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Don't buy Microsoft Surface gear: 25% will break after 2 years, says Consumer Reports

Reviewers retract up-turned thumbs

Consumer Reports has a message for its readers: one in four of your shiny Microsoft's Surface laptops and tablets might not outlast their new computer smell.

The US nonprofit consumer product review mag today U-turned on its recommendation of Redmond's kit. The last time Consumer Reports removed a recommendation for laptops was in 2015, when it turned a thumbs up into a thumbs down for three HP and one Lenovo laptop for reliability reasons, a spokesperson for Consumer Reports told The Register.

As detailed in this latest study, the publication's journalists estimate that about 25 per cent of Microsoft laptops and tablets will present problems after only two years of ownership.

In earlier lab tests that measure factors such as display quality, battery life, speed and ergonomics, Surface devices were ranked highly by Consumer Reports.

The Register's reviews are also generally positive for the latest fondleslabs. We have previously noted problems with the hardware, such as its Sleep of Death bug and strange willingness to overheat, though.

This week, the magazine hit reverse gear, and pulled its recommendation for the Microsoft Surface Laptop (128 GB and 256 GB versions) and the Microsoft Surface Book (128 GB and 512 GB versions). It also says it cannot recommend Microsoft devices with detachable keyboards (ie, the June Surface Pro) or clamshell Surface laptops.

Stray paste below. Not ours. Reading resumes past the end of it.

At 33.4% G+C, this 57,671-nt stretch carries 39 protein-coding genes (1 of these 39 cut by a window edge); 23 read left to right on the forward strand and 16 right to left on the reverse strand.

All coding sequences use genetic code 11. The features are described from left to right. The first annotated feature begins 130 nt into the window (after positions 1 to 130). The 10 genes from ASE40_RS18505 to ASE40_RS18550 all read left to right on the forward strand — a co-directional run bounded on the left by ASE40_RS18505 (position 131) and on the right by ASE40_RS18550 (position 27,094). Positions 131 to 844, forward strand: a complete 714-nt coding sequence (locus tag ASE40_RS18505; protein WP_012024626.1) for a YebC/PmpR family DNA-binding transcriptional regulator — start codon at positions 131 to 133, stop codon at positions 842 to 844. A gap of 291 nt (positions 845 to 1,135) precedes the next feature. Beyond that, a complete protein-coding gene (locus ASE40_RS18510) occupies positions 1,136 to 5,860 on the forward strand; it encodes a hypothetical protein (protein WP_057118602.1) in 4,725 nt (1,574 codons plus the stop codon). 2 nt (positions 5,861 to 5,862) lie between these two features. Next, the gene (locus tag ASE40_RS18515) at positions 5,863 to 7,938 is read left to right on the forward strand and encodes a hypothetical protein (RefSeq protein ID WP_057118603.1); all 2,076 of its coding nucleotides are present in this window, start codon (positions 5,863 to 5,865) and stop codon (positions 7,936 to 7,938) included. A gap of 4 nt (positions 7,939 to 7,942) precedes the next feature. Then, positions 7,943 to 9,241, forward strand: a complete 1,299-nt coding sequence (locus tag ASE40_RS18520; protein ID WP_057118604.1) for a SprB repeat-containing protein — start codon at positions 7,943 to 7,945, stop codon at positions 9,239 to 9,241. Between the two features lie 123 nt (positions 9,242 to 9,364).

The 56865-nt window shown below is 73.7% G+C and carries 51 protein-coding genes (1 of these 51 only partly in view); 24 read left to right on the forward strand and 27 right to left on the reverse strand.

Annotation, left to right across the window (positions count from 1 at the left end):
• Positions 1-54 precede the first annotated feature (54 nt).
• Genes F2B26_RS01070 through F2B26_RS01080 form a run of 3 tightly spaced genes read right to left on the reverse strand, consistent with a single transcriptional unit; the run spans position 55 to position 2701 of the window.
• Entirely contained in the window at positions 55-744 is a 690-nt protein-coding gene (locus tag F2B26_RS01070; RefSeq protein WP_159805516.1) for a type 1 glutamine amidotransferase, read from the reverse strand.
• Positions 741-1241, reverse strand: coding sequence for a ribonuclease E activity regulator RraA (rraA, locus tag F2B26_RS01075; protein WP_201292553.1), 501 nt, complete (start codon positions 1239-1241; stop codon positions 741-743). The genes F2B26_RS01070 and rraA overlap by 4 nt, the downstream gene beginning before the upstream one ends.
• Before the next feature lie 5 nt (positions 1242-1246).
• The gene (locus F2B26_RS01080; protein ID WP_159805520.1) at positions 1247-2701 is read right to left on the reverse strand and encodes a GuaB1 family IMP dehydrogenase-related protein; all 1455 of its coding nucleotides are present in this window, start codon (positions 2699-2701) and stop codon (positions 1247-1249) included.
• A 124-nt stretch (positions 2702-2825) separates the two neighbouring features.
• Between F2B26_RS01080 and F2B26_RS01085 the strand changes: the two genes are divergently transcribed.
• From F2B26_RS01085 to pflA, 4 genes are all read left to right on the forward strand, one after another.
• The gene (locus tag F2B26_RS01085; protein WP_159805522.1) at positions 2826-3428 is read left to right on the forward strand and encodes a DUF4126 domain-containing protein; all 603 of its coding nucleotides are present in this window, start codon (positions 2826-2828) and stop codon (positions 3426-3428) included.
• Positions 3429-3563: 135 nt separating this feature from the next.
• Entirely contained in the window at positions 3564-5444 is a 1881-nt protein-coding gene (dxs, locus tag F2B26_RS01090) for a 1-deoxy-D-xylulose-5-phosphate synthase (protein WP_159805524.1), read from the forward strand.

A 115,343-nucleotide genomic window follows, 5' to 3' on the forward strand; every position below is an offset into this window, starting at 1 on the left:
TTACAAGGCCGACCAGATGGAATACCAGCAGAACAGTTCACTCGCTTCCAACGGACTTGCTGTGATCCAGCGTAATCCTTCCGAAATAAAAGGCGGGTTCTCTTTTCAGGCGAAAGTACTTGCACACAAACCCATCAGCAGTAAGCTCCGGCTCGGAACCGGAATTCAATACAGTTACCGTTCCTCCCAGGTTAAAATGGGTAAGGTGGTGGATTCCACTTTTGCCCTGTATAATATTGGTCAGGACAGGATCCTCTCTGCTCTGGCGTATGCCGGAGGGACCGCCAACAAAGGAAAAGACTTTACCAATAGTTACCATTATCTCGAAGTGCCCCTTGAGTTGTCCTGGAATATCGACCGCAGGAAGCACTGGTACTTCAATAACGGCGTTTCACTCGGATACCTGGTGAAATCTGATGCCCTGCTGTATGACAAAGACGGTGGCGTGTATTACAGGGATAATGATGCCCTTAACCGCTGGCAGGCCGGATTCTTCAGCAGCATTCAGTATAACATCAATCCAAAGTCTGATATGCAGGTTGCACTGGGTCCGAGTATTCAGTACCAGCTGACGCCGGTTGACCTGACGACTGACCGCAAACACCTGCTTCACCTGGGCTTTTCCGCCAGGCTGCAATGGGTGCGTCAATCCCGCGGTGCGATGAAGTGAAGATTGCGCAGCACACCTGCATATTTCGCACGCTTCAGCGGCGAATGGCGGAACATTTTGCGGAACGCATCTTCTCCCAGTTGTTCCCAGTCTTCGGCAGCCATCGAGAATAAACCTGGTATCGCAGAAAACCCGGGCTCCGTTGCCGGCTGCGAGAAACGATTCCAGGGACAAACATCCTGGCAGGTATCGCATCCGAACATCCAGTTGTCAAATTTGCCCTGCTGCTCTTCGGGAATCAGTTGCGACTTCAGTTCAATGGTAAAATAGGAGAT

Consumer Reports surveyed owners of about 90,000 tablets and laptops purchased new between 2014 and the first quarter of 2017. It said that some Surface owners had reported startup problems, frozen machines, unexpected shutdowns or unresponsive touchscreens.

Not that many of the 90,000 surveyed were Surface owners, it would seem. CR told us they numbered "at least 300", but would not disclose the exact number. The survey took place from January to March of this year, it said.

A Consumer Reports spokesperson told The Reg that using the data it collected, the mag made a prediction of the breakage rate for Microsoft devices without a service contract using some "statistical models" that account for the number of hours devices are used per week.

The mag claims that the differences in estimated breakage rates between the devices of "most other brands" is "statistically significant".

Ranjit Atwal at Gartner, who was not involved in the study, told The Reg that Surface devices have "evolved" since the originals and that they were only first or second gen devices, so comparing them to more established PCs is a little bit unfair.

But "it's not great" news, since reliability "is one of the key elements" of systems, he added. Atwal opined that 25 per cent breakage after only two years is "a lot".

A spokesperson for Microsoft told The Register:

Microsoft's real-world return and support rates for past models differ significantly from Consumer Reports' breakage predictability.

While we respect Consumer Reports, we don't believe these findings accurately reflect Surface owners' true experiences or captures the performance and reliability improvements made with every Surface generation.

The spokesperson added that "Microsoft Surface Pro is designed and built with performance and reliability in mind," but did not clarify the "reliability improvements" made within the past two or three years. The Redmond giant also today blogged in defense of its hardware. ®

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